Warming up for dinner: Torpor and arousal in hibernating Natterer’s bats (Myotis nattereri) studied by radio telemetry.

  • November 29, 2011
  • by Hope, P. R., & Jones, G.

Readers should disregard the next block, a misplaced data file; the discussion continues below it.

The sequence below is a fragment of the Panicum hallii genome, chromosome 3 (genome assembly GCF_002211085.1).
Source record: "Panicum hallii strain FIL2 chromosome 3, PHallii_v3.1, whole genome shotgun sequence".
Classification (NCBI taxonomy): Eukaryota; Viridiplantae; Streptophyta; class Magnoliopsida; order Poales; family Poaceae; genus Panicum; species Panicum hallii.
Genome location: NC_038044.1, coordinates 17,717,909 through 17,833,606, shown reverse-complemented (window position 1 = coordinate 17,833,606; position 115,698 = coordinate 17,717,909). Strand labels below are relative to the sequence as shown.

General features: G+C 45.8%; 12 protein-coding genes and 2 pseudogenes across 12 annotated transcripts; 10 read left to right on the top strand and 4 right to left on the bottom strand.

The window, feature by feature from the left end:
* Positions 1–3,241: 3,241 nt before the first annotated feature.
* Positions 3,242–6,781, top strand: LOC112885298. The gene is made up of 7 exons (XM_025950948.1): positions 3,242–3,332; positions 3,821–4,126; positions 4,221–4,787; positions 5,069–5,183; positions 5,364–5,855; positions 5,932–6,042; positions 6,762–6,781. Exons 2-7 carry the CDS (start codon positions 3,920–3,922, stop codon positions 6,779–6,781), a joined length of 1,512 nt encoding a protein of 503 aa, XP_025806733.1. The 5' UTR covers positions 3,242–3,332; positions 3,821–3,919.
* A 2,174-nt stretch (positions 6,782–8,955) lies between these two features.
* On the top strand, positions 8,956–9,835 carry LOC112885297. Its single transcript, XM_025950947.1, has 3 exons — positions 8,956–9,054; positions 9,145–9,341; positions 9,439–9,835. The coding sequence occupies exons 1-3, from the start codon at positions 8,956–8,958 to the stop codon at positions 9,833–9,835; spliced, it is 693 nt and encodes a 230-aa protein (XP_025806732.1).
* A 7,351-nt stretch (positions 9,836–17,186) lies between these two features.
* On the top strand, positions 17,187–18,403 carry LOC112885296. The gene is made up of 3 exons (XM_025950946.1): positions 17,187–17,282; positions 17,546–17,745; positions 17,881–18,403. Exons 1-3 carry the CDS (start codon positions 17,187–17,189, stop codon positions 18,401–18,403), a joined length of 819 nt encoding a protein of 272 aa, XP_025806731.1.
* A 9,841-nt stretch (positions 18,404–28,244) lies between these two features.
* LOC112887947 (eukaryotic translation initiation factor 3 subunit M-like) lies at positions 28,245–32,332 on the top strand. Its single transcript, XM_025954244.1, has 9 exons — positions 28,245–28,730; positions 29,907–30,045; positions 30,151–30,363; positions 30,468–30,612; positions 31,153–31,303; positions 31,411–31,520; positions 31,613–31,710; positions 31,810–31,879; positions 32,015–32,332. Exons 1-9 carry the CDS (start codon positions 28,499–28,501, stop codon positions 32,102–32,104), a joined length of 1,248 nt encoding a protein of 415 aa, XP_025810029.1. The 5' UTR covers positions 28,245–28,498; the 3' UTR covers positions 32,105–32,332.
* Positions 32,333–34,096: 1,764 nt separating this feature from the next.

The frequency and function of arousals during hibernation in free-living mammals are little known. We used temperature-sensitive radio transmitters to measure patterns of torpor, arousal and activity in wild Natterer’s bats Myotis nattereri during hibernation. Duration of torpor bouts ranged from 0.06 to 20.4 days with individual means ranging from 0.9 to 8.9 days. Arousals from torpor occurred most commonly coincident with the time (relative to sunset) typical for bats emerging from summer roosts to forage. Bats with lower body condition indices had a shorter average duration of their torpor bouts. We found a non-linear relationship between duration of torpor bout and ambient temperature: the longest average torpor bouts were at temperatures between 2 and 4°C with shorter bouts at lower and higher ambient temperatures. One individual was radio-tracked for ten nights, remained active for an average of 297 min each night and was active for longer on warmer nights. Our results suggest that vespertilionid bats use relatively short torpor bouts during hibernation in a location with a maritime climate. We hypothesise that Natterer’s bats time arousals to maximise opportunities for potential foraging during winter although winter feeding is not the sole determinant of arousal as bats still arouse at times when foraging is unlikely.